by Rebekah Frank
When I was a little girl, I was an asshole. I was headstrong and opinionated and completely unreasonable. I wasn’t spoiled but I knew what I wanted and, by extension, what I didn’t want. I wanted to watch Inspector Gadget (which happened to come on during dinner time – TV during dinner was a huge no-no growing up), I wanted to play with my friends at all times and I didn’t want to wear a dress or tights to temple on Saturday mornings. In fact, I didn’t want to wear anything to temple on Saturday mornings because I didn’t want to go to temple on Saturday mornings. Ever. Temple was boring and tights were itchy and besides, most of the service was in Hebrew and I had no idea what was going on. But since my parents were mean and horrible (not at all true) and would force me to go to temple (entirely true), I would make it a point to excuse myself to the bathroom but would instead head to the “wall of death,” as I thought of it, and count the number of Fannys memorialized there. If I remember correctly, there were 7 Fannys on that wall which always seemed to me like an awful number of women to be named for a part of the body that was the butt of all my jokes back then,* pun 100% intended. But I digress. Since I was a girl who knew what she did and did not want, I figured out quite clearly how to best communicate that to the people around me, namely, my parents. I would get overly excited and do handstands when I wanted to do something or I would utter the word which at that time seemed so easy: no (and then I would go hide under a table for emphasis).
It’s crazy to say but those were the good old days. The days before I became overly susceptible to cultural and societal norms. The days before I understood that, as a woman, my value necessarily went down every time those two letters – N O – escaped my lips. Those days before I realized that sometimes, and especially when it comes to dealings with the opposite sex, it is easier to acquiesce than to fight. I wish I could say that I could count for you on one hand the number of times I made out with a dude, let him touch my breasts, allowed his finger inside me or had sex when I didn’t want to because it simply seemed easier, safer even, than speaking my mind. It would take more hands than I care to admit to myself to count all those experiences and, truth be told, I’m sure I would forget a few. The girl who said no so much as a child grew into one who in certain circumstances didn’t say anything at all.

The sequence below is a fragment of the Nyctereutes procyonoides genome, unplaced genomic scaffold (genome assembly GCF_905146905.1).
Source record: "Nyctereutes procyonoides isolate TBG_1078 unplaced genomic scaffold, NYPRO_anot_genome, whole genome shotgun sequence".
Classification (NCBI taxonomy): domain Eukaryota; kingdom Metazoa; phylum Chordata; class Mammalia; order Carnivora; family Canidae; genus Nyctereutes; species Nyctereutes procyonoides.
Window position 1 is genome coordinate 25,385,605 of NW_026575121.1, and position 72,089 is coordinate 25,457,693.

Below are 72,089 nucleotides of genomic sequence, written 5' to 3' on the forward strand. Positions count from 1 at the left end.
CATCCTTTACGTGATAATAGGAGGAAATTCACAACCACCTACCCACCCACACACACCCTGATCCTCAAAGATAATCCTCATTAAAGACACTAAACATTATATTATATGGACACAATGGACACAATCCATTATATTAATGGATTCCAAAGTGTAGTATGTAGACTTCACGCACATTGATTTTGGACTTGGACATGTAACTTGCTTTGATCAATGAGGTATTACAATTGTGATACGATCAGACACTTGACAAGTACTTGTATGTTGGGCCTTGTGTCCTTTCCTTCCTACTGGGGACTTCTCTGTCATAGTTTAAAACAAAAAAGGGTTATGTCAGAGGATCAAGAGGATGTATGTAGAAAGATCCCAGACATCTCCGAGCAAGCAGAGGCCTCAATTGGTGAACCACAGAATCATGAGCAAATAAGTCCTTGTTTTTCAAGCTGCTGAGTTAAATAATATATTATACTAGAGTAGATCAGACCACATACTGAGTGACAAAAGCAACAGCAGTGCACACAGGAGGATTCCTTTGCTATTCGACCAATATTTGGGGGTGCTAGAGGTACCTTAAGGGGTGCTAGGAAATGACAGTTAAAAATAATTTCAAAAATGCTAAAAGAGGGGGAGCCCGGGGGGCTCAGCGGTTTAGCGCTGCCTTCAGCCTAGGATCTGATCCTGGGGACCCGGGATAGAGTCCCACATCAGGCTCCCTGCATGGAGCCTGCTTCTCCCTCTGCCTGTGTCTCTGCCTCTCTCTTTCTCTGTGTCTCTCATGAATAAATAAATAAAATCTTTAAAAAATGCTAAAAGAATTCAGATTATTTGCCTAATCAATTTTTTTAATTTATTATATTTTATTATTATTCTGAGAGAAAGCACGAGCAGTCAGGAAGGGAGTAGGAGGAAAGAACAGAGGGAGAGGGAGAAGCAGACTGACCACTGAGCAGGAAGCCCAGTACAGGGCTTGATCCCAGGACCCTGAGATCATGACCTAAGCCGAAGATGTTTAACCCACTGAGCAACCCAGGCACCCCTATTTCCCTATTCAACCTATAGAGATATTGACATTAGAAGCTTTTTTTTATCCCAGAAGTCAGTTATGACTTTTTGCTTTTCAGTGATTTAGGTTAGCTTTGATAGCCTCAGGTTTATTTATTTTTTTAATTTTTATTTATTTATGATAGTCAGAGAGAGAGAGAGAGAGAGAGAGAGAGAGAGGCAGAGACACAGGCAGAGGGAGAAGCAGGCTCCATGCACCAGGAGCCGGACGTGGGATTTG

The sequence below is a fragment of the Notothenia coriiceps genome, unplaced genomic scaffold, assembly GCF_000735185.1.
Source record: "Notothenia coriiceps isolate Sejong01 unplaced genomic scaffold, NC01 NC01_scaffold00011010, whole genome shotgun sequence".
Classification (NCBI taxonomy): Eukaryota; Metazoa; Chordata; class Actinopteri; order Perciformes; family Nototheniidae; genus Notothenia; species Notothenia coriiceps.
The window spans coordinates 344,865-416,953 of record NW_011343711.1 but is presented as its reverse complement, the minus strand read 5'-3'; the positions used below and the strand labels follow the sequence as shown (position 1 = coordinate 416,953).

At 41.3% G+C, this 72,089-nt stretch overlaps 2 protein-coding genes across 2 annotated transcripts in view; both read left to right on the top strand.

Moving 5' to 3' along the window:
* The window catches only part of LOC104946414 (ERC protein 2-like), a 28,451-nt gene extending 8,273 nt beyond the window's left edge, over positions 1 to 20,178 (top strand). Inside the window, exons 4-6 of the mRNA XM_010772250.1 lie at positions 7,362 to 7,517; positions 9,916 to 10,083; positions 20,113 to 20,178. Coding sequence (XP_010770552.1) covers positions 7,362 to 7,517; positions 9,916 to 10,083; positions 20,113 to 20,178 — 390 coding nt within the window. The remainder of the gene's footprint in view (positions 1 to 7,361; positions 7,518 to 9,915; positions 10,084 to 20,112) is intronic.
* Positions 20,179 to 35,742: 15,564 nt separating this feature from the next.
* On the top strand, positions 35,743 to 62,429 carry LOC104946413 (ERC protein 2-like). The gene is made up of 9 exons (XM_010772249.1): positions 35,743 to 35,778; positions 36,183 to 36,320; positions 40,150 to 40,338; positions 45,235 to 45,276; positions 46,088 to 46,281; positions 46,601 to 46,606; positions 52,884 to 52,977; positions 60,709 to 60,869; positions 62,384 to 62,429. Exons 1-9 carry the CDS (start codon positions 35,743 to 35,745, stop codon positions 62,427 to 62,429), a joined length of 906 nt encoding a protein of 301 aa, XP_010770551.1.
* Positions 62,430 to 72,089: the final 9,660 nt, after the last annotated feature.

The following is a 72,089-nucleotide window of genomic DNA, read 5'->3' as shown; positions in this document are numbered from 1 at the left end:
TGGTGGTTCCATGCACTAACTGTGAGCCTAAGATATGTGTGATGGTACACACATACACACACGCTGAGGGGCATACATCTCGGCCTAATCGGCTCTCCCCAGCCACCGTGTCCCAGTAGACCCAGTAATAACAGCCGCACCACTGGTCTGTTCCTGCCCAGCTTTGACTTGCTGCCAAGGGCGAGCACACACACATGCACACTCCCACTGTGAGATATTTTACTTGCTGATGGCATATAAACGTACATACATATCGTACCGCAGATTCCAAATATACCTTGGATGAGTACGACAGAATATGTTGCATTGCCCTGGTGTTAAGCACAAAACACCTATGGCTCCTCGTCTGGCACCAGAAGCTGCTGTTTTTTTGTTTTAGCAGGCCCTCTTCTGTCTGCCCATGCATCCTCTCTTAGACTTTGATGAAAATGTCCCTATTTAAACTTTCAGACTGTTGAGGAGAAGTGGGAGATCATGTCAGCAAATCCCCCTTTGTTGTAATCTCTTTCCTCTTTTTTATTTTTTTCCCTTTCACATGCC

If I could I would draw you a neat little map; a map that would demonstrate for you all the experiences that brought me from point A to Point B to Point C, which is a where I live now. Point C is somewhere in between the incredibly outspoken tendencies I had during my youth and the fear of disapproval that I developed in my late teens and held on to for over a decade. I can’t draw you that map because there are just too many stops and diversions along the way, too many things that I would miss in the process. Things like the children’s books that reinforce social norms; the catcalls that make me feel less than human; the never-ending string of legislation that takes reproductive rights out of women’s hands; the men who have groped me on the street and jerked off to me while on trains; the sheer number of rape kits untested, rapists unjailed and rape victims made out to be the perpetrators; and the fact that I have to keep asking the same dudes over and over to please wear a condom and, truth be told, eventually I just get tired and stop asking. Sometimes this world, this fight, just wears me down and the only thing I can do is keep quiet and cry about it alone in my room because my inability to say no, my inability to be strong all the time, is a source of intense shame. I should be better than this by now.
The thing is though that rejecting social norms, rejecting the foundation of the society in which we were brought up, is something we cannot each do alone. I cannot one day wake up and decide that I am equal and then expect the entire world to fall in line with that. Things like the laughable sentencing of Brock Turner, the condescension directed at April Ryan and most notably the election of Donald Trump reminds me and other women daily that we are not deserving of the same level of respect as our male peers. And after a lifetime of being reminded, it can be challenging to muster enough self-respect to balance the scales. But I think maybe that the first step to getting there is to take back that word that at one point seemed so easy. Let’s start saying no again. No to the catcallers; no to the men who pressure us, oh so gently, into doing something we don’t want; no to this bullshit sham of an administration; no to the sexist school dress codes; no to the victim blaming. I mean, we’ve got to start somewhere, right? And to me, no seems as good a place as any.
*This has not changed. Butts are still funny.
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